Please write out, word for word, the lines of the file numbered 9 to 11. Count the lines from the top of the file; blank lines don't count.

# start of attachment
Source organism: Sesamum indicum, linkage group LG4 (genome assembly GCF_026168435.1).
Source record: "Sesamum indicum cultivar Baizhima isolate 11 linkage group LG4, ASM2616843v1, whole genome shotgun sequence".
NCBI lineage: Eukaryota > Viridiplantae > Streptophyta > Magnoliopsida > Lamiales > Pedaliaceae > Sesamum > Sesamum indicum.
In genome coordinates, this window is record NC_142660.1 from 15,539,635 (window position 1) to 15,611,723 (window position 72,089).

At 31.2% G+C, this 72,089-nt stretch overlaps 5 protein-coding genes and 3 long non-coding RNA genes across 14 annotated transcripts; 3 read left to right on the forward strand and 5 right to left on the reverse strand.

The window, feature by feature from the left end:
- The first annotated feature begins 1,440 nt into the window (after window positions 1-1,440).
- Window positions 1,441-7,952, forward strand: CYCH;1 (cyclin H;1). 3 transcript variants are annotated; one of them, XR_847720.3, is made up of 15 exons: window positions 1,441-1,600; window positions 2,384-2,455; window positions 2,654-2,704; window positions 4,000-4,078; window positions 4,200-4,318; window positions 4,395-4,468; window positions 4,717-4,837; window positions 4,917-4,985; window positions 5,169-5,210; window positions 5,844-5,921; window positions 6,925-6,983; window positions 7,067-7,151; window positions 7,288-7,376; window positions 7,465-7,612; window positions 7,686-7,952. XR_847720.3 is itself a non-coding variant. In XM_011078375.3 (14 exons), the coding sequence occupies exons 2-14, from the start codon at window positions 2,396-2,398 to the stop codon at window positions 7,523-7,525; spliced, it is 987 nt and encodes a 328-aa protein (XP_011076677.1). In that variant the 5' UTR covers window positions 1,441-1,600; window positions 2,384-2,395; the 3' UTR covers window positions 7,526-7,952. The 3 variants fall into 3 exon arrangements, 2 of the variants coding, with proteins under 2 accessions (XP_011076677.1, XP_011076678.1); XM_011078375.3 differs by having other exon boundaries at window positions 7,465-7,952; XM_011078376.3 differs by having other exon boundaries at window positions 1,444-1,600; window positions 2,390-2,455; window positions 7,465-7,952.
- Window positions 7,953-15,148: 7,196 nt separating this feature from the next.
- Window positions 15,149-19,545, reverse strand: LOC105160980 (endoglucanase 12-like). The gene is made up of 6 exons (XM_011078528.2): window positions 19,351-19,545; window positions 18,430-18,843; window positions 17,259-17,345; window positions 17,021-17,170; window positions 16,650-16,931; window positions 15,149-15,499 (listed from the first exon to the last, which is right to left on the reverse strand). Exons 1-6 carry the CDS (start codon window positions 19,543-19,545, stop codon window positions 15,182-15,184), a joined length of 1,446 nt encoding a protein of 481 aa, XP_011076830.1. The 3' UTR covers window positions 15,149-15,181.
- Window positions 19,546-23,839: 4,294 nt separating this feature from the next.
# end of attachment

- Window positions 7,953-15,148: 7,196 nt separating this feature from the next.
- Window positions 15,149-19,545, reverse strand: LOC105160980 (endoglucanase 12-like). The gene is made up of 6 exons (XM_011078528.2): window positions 19,351-19,545; window positions 18,430-18,843; window positions 17,259-17,345; window positions 17,021-17,170; window positions 16,650-16,931; window positions 15,149-15,499 (listed from the first exon to the last, which is right to left on the reverse strand). Exons 1-6 carry the CDS (start codon window positions 19,543-19,545, stop codon window positions 15,182-15,184), a joined length of 1,446 nt encoding a protein of 481 aa, XP_011076830.1. The 3' UTR covers window positions 15,149-15,181.
- Window positions 19,546-23,839: 4,294 nt separating this feature from the next.